Friday, June 28, 2013

Crumpler Squid Impression: Not All Drawstring Bags are Created Equal

Crumpler Squid Folded
Folded Squid - just almost as wide as a regular iPad
I'm admittedly a backpack person, eschewing the more popular and stylish messenger bags as the years have not been so kind to my back especially when lugging heavy stuff (during my office worker days, I've been known to bring anywhere from 15-20 pounds of stuff every single day -- electronics, gym clothes, shoes, toiletries, books, notebooks, reference materials, food, etc.). 

That said, I'm no stranger to drawstring bags, maybe not as my main pack but as a secondary bag or during trips, an emergency one.  I am not much of a loyalist when it comes to brands, choosing which one serves my purpose and target price point at a particular point in time (Deuter, TheNorthFace, Columbia, Coleman, Kata, Eastpak, Crumpler, Black Diamond, you name it).  Still, it's not hard to find a liking to the Squid, Crumpler's foldable drawstring pack.  Why?  In a nutshell:  it's light, foldable, waterproof and seems built to carry heavier loads -- a drawstring pack built more like a heavy-duty bag.
Crumpler Squid Unraveled
Unraveled, the Squid fits a laptop with so much room to spare
What I like about it:
• Roominess -- For a drawstring bag that folds to almost the width of a regular iPad, this pack expands to fit a 13" (even a 15") laptop with room to spare.  For an unplanned trip to the grocery, this baby can handle 20 liters of even canned and bottled stuff -- not something you will want to try using a conventional drawstring bag.  (Actual size is 11 inches wide x 16.9 long x 8.6 deep -- sizable any which way you look at it)

• Waterproofing --  Most drawstring bags can't compete in this area.  The Rip-stop material and tight enclosure come in handy especially during sudden downpours (something that happens more and more often these days).  Of course, I would want to wrap the stuff I put inside just to make sure (Ziploc bags do the trick) but the waterproof material is reassuring (of course, just remember to pull the hem tight).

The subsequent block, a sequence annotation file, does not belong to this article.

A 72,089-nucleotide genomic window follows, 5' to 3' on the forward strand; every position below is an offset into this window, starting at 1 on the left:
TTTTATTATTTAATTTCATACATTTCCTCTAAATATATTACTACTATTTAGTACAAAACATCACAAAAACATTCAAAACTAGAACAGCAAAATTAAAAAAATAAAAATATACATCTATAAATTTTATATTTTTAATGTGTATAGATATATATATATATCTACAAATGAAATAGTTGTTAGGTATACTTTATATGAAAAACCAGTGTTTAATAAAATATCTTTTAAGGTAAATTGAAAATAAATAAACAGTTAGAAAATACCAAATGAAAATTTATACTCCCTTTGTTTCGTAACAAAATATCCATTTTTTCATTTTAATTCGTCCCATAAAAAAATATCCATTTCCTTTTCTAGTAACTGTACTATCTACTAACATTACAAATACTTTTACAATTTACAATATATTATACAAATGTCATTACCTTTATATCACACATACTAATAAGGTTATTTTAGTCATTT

Crumpler Squid Stitching and Looping
Solid construction
• Ruggedness -- the loops and hem are neatly-stitched, the drawstring is actually a misnomer as it seemed more of a rope (the Crumpler guys call it a woven polypropylene cord) that can really handle heavier stuff (think laptop) and yet does not "bite" or "bind" into your shoulders as much as smaller-diameter, flimsy strings do.

• Neat design -- at the heart of it, the design is clean, simple and uncluttered.  The pouch that contains the bag doubles as a convenient outer pocket when the bag is unfolded (good for coins and other stuff you'd want to be able to access in a jiffy).  The small details -- such as the Crumpler zipper -- makes for a hip-looking drawstring bag, not that I care much for looks but what the hey, it's neat and cool.

What I use it for:
• A real eco-bag - With the expanding regulations on the use of plastic bag for supermarketing, the Squid offers a nifty alternative to brown bags (still wasteful IMO, also not practical if you find yourself caught in a sudden downpour) and eco-bags (maybe it's just me but the proliferation of eco-bags seems to run counter to the environmental cause it meant to address as there's just too many of them and almost every event that I attend gives away one or two until they pile up).

• Pasalubong bag - The Squid can come in handy for out-of-town/country travels where pasalubong-shopping (souvenirs) becomes a spur-of-the-moment decision and the main pack is just too full to take in any more stuff.  Folded, it takes up so little space anyway, disappearing in my Black Diamond fanny pack with so much room to spare or even my much smaller Deuter belt bag so I'll bring it everywhere just in case.  

• Carry-on/emergency bag - The pack can also serve as a secondary carry-on bag for bringing home stuff on the plane or as a lug-around pack for my camera and electronics during boat rides (splash-proof, can serve as secondary protection when used in tandem with a drybag).

Details do make a difference

Any room for improvement?
• Easily creased material -- Just a minor nitpick here: the folding wrinkles the pack so much, it detracts from the overall appearance when the pack is unraveled.  I've also read a similar observation elsewhere but I guess it's because of the nature of the Rip-stop material.  Still, IMHO, durability/weatherproofing beats proneness to wrinkling. 

• Funky color combination -- I've also read about the complaint about the use of pink cords to go with the black -- I have no qualms about the unusual color combination.  In this regard, I liken Crumpler to Apple in the sense that both adhere to stylistic un-conventionality and quirkiness.

Where to score the Squid:
Any of the Crumpler stores in Metro Manila (Bonifacio High Street, TriNoma and Robinsons Magnolia).  But if you have the time, do drop by at the newly-opened flagship store at the East Wing of the Shangri-La Plaza Mall in Mandaluyong City.   Visit or Crumpler Philippines on Facebook.  SRP: P1,200 • Disclaimer: product provided by Crumpler; however, writer's views are his own.


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